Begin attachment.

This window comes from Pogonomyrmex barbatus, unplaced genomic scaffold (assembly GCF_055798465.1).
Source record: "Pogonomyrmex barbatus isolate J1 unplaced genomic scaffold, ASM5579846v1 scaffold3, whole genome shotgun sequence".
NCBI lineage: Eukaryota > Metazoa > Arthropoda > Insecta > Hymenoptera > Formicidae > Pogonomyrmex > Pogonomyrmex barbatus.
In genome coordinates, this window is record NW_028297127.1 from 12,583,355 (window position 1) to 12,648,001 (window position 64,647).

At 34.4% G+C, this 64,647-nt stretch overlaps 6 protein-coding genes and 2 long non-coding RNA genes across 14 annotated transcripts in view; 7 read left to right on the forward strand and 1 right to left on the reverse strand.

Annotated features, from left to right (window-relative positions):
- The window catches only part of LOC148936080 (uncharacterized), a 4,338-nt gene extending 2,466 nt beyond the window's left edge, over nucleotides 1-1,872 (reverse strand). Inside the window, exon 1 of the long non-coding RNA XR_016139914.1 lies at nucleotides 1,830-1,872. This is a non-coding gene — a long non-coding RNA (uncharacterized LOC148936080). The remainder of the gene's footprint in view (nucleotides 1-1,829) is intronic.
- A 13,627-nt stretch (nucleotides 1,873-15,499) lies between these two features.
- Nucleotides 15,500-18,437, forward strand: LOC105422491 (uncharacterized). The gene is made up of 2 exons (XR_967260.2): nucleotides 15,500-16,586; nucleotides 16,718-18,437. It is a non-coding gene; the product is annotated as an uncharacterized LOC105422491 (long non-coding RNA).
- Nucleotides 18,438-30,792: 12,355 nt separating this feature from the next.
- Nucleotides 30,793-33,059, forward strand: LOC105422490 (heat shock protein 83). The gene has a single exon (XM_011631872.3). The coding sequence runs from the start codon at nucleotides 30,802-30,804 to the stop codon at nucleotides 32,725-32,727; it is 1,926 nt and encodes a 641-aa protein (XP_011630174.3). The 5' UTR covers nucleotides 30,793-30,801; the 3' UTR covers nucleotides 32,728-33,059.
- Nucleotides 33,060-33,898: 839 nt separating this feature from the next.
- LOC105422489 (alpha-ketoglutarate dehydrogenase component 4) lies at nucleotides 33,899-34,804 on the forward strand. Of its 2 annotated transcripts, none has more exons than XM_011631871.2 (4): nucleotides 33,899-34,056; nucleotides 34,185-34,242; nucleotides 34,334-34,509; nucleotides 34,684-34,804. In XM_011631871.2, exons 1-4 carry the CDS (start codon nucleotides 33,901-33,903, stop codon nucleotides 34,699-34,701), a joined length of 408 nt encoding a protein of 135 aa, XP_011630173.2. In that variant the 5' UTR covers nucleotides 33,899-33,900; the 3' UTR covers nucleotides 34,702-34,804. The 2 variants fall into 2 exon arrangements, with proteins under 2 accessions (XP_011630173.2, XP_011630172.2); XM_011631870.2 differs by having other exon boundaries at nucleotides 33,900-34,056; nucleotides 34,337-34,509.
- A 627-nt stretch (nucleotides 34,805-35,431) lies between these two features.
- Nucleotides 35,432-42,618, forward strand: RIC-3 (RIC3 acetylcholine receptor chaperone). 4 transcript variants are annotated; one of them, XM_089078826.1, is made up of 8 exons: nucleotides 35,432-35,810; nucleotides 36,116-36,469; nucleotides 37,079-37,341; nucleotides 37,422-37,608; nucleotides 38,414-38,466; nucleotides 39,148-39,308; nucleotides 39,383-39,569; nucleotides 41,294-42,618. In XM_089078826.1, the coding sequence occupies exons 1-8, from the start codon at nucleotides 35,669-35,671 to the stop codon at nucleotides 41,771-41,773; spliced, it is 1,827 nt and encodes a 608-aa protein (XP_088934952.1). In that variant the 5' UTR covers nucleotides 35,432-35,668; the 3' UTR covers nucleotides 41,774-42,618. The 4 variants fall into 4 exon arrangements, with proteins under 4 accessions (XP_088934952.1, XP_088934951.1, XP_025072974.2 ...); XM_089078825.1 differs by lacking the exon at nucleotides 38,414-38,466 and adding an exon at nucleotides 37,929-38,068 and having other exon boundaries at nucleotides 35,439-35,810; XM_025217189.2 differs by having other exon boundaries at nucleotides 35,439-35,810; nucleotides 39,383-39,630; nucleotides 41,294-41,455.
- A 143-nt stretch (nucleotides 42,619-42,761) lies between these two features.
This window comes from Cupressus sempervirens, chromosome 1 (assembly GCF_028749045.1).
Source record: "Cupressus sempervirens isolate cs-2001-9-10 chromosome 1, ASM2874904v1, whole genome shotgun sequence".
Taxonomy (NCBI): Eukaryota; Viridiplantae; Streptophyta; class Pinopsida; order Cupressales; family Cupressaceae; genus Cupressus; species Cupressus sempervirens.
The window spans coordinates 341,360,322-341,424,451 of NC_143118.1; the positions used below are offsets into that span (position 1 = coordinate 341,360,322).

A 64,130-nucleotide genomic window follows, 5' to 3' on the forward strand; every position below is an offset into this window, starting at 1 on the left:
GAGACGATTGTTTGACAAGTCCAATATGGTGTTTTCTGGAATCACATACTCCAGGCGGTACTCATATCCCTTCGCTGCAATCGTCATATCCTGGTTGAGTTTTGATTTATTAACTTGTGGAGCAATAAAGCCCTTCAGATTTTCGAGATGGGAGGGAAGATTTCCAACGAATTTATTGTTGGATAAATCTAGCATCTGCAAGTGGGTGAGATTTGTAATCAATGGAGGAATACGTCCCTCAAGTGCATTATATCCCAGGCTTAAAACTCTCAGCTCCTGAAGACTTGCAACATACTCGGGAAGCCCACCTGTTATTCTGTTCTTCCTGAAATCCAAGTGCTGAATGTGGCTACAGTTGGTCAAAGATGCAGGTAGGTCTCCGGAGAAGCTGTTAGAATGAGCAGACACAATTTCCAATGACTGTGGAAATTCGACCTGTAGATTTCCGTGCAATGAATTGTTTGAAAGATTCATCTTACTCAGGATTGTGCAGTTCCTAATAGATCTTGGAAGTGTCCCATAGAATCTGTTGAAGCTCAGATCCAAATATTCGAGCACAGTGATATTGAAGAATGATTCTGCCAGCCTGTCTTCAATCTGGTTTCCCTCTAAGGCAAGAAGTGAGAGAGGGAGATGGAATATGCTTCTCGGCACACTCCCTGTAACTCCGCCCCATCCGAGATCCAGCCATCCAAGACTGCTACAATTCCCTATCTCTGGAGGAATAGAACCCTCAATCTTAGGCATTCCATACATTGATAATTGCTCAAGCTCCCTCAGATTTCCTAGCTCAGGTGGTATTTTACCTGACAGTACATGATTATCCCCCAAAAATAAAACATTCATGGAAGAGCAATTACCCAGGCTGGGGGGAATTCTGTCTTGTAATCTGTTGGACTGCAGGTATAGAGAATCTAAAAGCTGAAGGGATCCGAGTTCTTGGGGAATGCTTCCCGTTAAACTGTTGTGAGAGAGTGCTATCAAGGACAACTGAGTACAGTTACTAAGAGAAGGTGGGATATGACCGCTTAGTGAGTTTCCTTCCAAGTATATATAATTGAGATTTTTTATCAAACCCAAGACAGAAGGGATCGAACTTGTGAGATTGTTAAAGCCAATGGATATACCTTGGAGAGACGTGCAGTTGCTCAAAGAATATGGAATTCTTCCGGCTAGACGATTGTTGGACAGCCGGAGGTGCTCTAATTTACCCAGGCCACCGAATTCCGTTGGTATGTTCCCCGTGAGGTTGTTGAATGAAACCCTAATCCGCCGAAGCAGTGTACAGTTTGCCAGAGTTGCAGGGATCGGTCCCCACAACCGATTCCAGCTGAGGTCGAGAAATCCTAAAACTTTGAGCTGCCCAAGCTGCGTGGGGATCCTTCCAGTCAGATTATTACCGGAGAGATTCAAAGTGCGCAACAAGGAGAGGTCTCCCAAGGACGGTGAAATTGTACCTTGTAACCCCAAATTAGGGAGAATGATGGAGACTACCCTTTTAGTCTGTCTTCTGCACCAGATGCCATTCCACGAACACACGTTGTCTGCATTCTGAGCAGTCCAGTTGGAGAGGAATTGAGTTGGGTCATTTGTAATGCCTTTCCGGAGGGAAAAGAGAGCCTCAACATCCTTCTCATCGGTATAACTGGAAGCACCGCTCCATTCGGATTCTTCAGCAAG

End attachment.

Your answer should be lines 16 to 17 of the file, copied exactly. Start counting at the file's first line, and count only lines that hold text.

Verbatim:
- A 143-nt stretch (nucleotides 42,619-42,761) lies between these two features.
This window comes from Cupressus sempervirens, chromosome 1 (assembly GCF_028749045.1).